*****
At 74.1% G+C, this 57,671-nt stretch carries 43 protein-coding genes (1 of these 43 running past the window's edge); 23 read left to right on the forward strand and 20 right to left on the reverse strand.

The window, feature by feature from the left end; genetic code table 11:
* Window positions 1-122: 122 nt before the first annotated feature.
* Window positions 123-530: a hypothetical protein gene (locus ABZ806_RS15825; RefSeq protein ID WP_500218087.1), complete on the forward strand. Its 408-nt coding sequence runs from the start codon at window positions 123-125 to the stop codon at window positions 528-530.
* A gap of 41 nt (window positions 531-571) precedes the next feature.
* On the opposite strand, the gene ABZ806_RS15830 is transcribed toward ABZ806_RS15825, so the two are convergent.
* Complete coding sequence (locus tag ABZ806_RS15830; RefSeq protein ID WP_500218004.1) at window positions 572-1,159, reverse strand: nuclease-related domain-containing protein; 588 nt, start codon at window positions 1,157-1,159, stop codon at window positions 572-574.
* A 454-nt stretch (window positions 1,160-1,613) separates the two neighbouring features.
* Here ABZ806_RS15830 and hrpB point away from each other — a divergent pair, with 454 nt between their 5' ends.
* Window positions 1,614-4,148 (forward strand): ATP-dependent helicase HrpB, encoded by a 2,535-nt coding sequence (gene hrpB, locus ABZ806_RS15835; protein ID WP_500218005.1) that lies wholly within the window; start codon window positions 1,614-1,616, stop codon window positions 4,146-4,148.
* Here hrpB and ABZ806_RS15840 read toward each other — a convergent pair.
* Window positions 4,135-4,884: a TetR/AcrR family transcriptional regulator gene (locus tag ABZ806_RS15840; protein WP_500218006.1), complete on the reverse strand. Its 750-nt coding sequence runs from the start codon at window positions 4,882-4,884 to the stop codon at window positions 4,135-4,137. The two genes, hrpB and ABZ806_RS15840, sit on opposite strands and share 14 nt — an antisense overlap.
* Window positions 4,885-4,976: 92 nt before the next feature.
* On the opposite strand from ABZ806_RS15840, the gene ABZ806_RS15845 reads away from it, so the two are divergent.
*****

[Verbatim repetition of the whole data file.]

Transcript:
At 74.1% G+C, this 57,671-nt stretch carries 43 protein-coding genes (1 of these 43 running past the window's edge); 23 read left to right on the forward strand and 20 right to left on the reverse strand.

The window, feature by feature from the left end; genetic code table 11:
* Window positions 1-122: 122 nt before the first annotated feature.
* Window positions 123-530: a hypothetical protein gene (locus ABZ806_RS15825; RefSeq protein ID WP_500218087.1), complete on the forward strand. Its 408-nt coding sequence runs from the start codon at window positions 123-125 to the stop codon at window positions 528-530.
* A gap of 41 nt (window positions 531-571) precedes the next feature.
* On the opposite strand, the gene ABZ806_RS15830 is transcribed toward ABZ806_RS15825, so the two are convergent.
* Complete coding sequence (locus tag ABZ806_RS15830; RefSeq protein ID WP_500218004.1) at window positions 572-1,159, reverse strand: nuclease-related domain-containing protein; 588 nt, start codon at window positions 1,157-1,159, stop codon at window positions 572-574.
* A 454-nt stretch (window positions 1,160-1,613) separates the two neighbouring features.
* Here ABZ806_RS15830 and hrpB point away from each other — a divergent pair, with 454 nt between their 5' ends.
* Window positions 1,614-4,148 (forward strand): ATP-dependent helicase HrpB, encoded by a 2,535-nt coding sequence (gene hrpB, locus ABZ806_RS15835; protein ID WP_500218005.1) that lies wholly within the window; start codon window positions 1,614-1,616, stop codon window positions 4,146-4,148.
* Here hrpB and ABZ806_RS15840 read toward each other — a convergent pair.
* Window positions 4,135-4,884: a TetR/AcrR family transcriptional regulator gene (locus tag ABZ806_RS15840; protein WP_500218006.1), complete on the reverse strand. Its 750-nt coding sequence runs from the start codon at window positions 4,882-4,884 to the stop codon at window positions 4,135-4,137. The two genes, hrpB and ABZ806_RS15840, sit on opposite strands and share 14 nt — an antisense overlap.
* Window positions 4,885-4,976: 92 nt before the next feature.
* On the opposite strand from ABZ806_RS15840, the gene ABZ806_RS15845 reads away from it, so the two are divergent.